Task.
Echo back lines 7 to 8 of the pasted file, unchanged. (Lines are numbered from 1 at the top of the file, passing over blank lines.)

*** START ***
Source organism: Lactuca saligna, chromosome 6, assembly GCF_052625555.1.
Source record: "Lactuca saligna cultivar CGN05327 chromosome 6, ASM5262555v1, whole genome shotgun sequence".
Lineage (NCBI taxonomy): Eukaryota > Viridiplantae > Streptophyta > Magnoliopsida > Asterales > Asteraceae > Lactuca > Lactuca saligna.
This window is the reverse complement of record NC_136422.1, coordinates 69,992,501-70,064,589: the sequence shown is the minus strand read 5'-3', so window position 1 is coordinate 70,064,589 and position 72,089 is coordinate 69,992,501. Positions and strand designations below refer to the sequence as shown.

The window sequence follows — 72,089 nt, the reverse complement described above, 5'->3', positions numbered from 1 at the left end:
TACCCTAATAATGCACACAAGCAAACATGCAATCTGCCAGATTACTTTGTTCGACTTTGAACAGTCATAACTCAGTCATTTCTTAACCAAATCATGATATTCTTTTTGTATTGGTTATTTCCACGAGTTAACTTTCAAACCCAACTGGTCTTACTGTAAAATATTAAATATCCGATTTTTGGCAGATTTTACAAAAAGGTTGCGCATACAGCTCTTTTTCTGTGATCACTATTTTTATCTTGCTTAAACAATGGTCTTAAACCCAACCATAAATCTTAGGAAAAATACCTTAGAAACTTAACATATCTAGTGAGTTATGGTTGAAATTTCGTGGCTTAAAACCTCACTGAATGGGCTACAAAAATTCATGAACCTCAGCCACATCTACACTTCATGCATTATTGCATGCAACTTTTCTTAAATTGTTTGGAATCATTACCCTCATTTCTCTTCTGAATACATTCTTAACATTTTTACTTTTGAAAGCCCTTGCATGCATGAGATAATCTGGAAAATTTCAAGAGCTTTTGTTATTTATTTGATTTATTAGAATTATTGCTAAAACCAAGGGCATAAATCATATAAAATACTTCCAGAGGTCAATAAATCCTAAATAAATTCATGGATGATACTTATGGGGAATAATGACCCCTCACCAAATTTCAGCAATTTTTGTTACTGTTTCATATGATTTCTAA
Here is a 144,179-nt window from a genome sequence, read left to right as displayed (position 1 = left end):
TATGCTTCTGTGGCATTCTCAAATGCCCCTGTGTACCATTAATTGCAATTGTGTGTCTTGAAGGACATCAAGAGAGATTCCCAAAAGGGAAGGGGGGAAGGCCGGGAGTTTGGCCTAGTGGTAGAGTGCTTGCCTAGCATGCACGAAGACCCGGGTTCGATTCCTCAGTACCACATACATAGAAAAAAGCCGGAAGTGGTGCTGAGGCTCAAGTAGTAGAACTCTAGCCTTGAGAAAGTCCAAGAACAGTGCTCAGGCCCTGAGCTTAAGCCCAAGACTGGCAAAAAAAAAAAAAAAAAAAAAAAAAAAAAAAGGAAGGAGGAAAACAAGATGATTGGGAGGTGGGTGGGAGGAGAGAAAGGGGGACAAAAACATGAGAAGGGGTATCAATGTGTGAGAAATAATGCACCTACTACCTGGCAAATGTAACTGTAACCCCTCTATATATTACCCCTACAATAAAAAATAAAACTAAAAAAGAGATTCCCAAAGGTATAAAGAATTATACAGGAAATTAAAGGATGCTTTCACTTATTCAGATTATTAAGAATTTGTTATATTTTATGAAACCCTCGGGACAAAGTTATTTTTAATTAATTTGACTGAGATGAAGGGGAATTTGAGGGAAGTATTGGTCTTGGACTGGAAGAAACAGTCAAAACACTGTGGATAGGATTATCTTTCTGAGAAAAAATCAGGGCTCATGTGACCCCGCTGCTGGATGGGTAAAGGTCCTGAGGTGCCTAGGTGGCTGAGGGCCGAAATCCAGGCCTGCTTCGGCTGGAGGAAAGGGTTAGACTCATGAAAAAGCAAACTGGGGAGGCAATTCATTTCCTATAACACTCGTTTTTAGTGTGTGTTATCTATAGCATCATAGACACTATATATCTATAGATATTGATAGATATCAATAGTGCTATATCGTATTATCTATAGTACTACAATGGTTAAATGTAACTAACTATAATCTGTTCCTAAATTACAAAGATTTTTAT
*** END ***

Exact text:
Here is a 144,179-nt window from a genome sequence, read left to right as displayed (position 1 = left end):
TATGCTTCTGTGGCATTCTCAAATGCCCCTGTGTACCATTAATTGCAATTGTGTGTCTTGAAGGACATCAAGAGAGATTCCCAAAAGGGAAGGGGGGAAGGCCGGGAGTTTGGCCTAGTGGTAGAGTGCTTGCCTAGCATGCACGAAGACCCGGGTTCGATTCCTCAGTACCACATACATAGAAAAAAGCCGGAAGTGGTGCTGAGGCTCAAGTAGTAGAACTCTAGCCTTGAGAAAGTCCAAGAACAGTGCTCAGGCCCTGAGCTTAAGCCCAAGACTGGCAAAAAAAAAAAAAAAAAAAAAAAAAAAAAAAGGAAGGAGGAAAACAAGATGATTGGGAGGTGGGTGGGAGGAGAGAAAGGGGGACAAAAACATGAGAAGGGGTATCAATGTGTGAGAAATAATGCACCTACTACCTGGCAAATGTAACTGTAACCCCTCTATATATTACCCCTACAATAAAAAATAAAACTAAAAAAGAGATTCCCAAAGGTATAAAGAATTATACAGGAAATTAAAGGATGCTTTCACTTATTCAGATTATTAAGAATTTGTTATATTTTATGAAACCCTCGGGACAAAGTTATTTTTAATTAATTTGACTGAGATGAAGGGGAATTTGAGGGAAGTATTGGTCTTGGACTGGAAGAAACAGTCAAAACACTGTGGATAGGATTATCTTTCTGAGAAAAAATCAGGGCTCATGTGACCCCGCTGCTGGATGGGTAAAGGTCCTGAGGTGCCTAGGTGGCTGAGGGCCGAAATCCAGGCCTGCTTCGGCTGGAGGAAAGGGTTAGACTCATGAAAAAGCAAACTGGGGAGGCAATTCATTTCCTATAACACTCGTTTTTAGTGTGTGTTATCTATAGCATCATAGACACTATATATCTATAGATATTGATAGATATCAATAGTGCTATATCGTATTATCTATAGTACTACAATGGTTAAATGTAACTAACTATAATCTGTTCCTAAATTACAAAGATTTTTAT